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Consumer behavior: how Digital Transformation changed the buying process forever

We already know that new technologies have completely changed the way products, services, and even content have been consumed, but the recent revolution in the purchase decision occurred with the invasion of smartphones into the user’s routine.

The mobile first experience, with immediate access to information, has empowered the aimed audience of all targets. And in this search for immediate answers, the new consumer inaugurated a new level of relationship with brands, called micro-moments.

Created by Google almost two years ago, the concept of micro-moments presupposes the fragmentation of the consumer journey, driven by the mobile first experience. You no longer have to face the desktop or notebook screen to do price searches, to learn something – like changing your car tire or getting safely to your destination. With smartphones, true pocket computers, the answers to almost every question are just a click away.

Smartphones have fragmented the user’s journey

But in practice, what does that mean? If before the digital platforms were the support of an almost solemn moment, with full attention focused on the search and selection of a product or service, the popularization of cell phones reversed this game. Now the purchase decision is literally in the user’s hand. And this crucial moment can happen in seemingly unpretentious situations, while other stimuli, such as commute, lunchtime, or even watching TV – in a process called second screen, occur. In addition, the dispersion of user attention requires an even greater effort by brands to capture and retain customer loyalty.

More engaged, the new consumer assumes the position of owner in relation to purchasing power. He looks for opinions about a product of his interest in social networks, watches reviews on a video platform to understand how it works, starts comparing prices and features in an environment to at some point decide for his purchase – online or not. The process is not systematic and the micro-moments can change order, further complicating the relationship of the brand with this engaged consumer.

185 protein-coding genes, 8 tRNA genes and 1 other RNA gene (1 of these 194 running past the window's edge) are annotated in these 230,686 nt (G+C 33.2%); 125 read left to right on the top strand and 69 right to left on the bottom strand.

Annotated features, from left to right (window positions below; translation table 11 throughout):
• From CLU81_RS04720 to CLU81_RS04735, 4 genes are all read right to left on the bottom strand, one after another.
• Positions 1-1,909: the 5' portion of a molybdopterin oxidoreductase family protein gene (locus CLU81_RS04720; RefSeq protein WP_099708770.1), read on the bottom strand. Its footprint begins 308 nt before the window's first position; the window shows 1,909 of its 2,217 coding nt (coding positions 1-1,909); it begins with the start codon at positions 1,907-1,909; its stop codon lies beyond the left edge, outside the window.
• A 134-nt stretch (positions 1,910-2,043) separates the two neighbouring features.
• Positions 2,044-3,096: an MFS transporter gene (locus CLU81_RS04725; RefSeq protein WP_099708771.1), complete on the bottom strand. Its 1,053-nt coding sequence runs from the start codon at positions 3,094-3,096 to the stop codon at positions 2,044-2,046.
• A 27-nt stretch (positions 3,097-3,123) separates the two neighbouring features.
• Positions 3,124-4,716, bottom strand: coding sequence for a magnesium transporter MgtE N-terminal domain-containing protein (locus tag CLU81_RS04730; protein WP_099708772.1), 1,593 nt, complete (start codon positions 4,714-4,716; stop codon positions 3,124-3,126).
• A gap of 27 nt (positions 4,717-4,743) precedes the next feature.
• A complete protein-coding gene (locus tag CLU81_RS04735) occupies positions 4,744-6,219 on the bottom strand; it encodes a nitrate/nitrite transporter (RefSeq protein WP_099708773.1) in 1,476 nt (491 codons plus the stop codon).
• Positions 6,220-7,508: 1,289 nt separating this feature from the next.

But the purchase decision was already a structured process

In 2011, Google set the moment for online decision making as Zero Moment of The Truth (ZMOT). The ZMOT took place between the stimulus and the purchase itself, at the moment when the user was searching for more data to make his choice. Nourished by the necessary information, the First Moment of Truth happened when the consumer made a purchase decision, online or offline, paying for the product or service of their interest.

The Second Moment of Truth was determined by experience with its acquisition. As we can see in the diagram below, the user’s opinion about this purchase became the ZMOT of another consumer, who was searching for information – after the stimulus and before making the purchase. For a few years, the purchase decision has responded to this cycle.


Mobile first: the phenomenon that changed the ZMOT

And today, how can the buying decision process be defined? The micro-moments do not allow a specific cycle to be created, since the interactions with the consumer happen in a fragmented way, throughout the user’s journey. Decision-making happens at moments of momentum, generated by a specific need and without determined time.

Moment – I want to Know

79% of online users in Brazil are looking for more information now, compared to a few years ago.

69% of Brazilian smartphone users pick up the phone in the middle of a conversation to learn more about something that has been said.

Moment – I want to Go

82% of smartphone users in Brazil use a search engine when they are looking for a local company, close to where they are.

55% was the growth in “close to me” surveys in the last year

Moment – I want to Do

+2 million hours of “how-to” content were watched in the first half of 2015 in Brazil. Half of this content was seen on smartphones or tablets

94% of smartphone users have used them to get ideas while performing a task.

Moment – I want to Buy

80% of smartphone users use their phone to influence their purchase decision while in a store.

33% of consumers report having made an online purchase in their kitchen, another 28% in their car.

Source: Think With Google

The battle for the mind – and heart – of the consumer became even more difficult

And what would be the solution, in a universe of distinct brands, to be the one chosen at the time of the purchase decision? Undoubtedly, it’s not just the low price the new consumer is looking for. It is necessary to understand the user’s journey, to understand in which economic and social scenario he is inserted, what the causes defended by him are, among other characteristics, to devise a strategy that “talks” with his public in a true way. More than ever, brands need to rely on empathy to respond to consumer cravings.

In this context, Design Thinking is a powerful tool for companies seeking to keep an aligned speech with the potential customer. Centered on the user, the methodology provides the search for answers to real problems. The process of generating ideas is systematic and structured, from different phases and specific tools, that allow from the optimization of internal processes to the development of products and services more assertive to the end user.

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